A back door has been built into modems sent to customers of major internet service providers allowing the companies' staff to access settings and potentially create a security hole.

The discovery alarmed a computer expert who contacted the Herald, saying the remote access could provide a pathway to the contents of people's computers by employees of the company.

Vodafone is not the only major ISP with a "back door" into its modems - Spark has confirmed it also has built-in "remote access" in modems it supplies to customers.

The companies say the ability for its staff to access modems remotely is a huge benefit to customers who might find it technically challenging.


The expert - who won't be named - said he was astonished to discover the back door existed after his partner sought help from Vodafone while he was away from home.

While the Vodafone support person was able to remotely access and change settings in an effort to fix the problem, the capacity for the back door to be exploited by a rogue company employee was concerning.

He said the access was managed through sending a line of code to the modem which then reset it and allowed access by entering a generic password.

But the IT expert, who has experience working on IT security with intelligence agencies, said he was concerned to find Vodafone had its own access to his modem.

When he contacted the company, he said he was told: "We just made this hole so we can get in."

The expert said it could potentially allow a rogue company employee to create their own wifi point of access or a virtual private network - either of which could allow remote access to the computers connected to the modem.

"It looks like you're protected but they have remote access and it's very hidden."

The security expert spent $300 on new equipment to block Vodafone's access, which he says the company reimbursed him for, and raised his concerns with its security team.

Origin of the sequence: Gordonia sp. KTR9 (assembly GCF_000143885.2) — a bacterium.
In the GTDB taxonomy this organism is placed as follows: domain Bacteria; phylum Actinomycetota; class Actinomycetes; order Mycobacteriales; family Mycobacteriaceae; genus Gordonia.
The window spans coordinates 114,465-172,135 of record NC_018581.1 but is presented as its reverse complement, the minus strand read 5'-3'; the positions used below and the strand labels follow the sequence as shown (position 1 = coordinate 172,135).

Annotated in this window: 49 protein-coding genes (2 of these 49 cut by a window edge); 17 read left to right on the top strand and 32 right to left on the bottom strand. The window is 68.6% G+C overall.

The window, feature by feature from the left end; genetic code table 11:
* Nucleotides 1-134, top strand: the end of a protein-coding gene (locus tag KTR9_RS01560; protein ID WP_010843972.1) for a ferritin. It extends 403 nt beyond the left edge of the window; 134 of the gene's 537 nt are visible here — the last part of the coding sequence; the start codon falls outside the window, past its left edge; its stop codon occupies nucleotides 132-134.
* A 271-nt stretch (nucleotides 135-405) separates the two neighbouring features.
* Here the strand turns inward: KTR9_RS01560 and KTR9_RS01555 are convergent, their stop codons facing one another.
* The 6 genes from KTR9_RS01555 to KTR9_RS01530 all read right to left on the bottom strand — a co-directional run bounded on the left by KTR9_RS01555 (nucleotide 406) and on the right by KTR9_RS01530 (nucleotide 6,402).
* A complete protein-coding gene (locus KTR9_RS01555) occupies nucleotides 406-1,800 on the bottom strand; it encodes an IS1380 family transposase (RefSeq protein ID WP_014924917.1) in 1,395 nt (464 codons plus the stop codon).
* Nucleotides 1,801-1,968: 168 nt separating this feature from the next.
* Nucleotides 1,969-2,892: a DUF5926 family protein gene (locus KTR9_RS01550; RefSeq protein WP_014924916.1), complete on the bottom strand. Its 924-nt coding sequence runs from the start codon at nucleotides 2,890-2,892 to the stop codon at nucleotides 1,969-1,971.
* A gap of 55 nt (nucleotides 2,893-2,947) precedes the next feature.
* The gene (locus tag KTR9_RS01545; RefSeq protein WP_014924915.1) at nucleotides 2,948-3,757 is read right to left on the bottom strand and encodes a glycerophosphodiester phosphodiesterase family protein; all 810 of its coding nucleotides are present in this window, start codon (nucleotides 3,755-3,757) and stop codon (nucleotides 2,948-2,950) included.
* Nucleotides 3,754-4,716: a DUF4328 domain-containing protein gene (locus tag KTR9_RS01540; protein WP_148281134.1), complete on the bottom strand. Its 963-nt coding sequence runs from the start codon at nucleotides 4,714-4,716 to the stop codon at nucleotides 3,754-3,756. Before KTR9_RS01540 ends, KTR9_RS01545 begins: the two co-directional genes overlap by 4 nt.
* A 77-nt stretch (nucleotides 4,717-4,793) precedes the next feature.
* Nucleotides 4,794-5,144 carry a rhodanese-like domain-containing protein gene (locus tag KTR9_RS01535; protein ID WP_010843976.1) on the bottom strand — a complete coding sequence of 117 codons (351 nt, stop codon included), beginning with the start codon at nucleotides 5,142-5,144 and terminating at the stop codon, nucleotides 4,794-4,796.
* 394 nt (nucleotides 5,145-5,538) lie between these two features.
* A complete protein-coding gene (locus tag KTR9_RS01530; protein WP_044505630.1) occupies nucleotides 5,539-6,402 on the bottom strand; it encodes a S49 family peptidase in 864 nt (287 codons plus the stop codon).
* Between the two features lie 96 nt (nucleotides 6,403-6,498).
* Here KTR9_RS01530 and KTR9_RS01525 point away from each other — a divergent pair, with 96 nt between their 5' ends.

He was told the company was looking at installing an "opt-out" setting which would allow customers to block Vodafone's remote access.

But he said he was concerned such a setting could allow access as a default, meaning unwitting customers were still exposed.

Vodafone and Spark did not answer questions about whether customers were told that the back door access existed.

A spokeswoman said the "service" was seen as "a really positive part of our service offering".

"This is a service to take pain points out of technical conversation with our customers to optimise their experience."

She said any employee who manipulated settings to gain access beyond the modem was hacking - not only banned in employment agreements but a crime.

A Spark spokesman said customers were not told of the company's ability to access their modems remotely until they asked for help.

"We only access the modem remotely when we are asked to by the customer."
The Spark employee was able to check to see if the modem worked, change settings, reboot the modem or set up Wifi.

"We will only do this once the agent has got verbal approval from the customer."
She said the company believed it was standard practice across the internet industry in New Zealand.

"The agent has very limited access and is not able to view any sensitive or personal information."

A Slingshot spokesman said the company did not have direct remote access in terms of changing settings, but was able to push updates of software or preconfigured settings to a customer's modem.

The company alerted customers with a line in its terms and conditions saying it would "reserve the right to occasionally manage your modem".

Voyager owner Seeby Woodhouse said his company had remote access to the modems it sold to help customers.

"There is a potential security risk but there is a security risk in having people configure their own modems."

He said the increased threat from ransomware - which hijacked computers - and other online threats meant ISPs would likely seek greater access over time to improve security.

And while he said customers rang regularly to ask that techs remotely access their modems, the ability to do so wasn't flagged at the point of sale. He said there was likely value in doing so.

Waikato University associate professor Ryan Ko - director of the New Zealand Institute for Security and Crime Science - said internet providers were already able to view anything sent to and from people's computers across the internet.

He said the danger around remote access would come from a disgruntled worker at an internet provider and it was "high value targets" rather than the average user who would be at risk.

"The whole thing exists on the fact you trust your ISP to keep their security up to speed. It all depends on trust."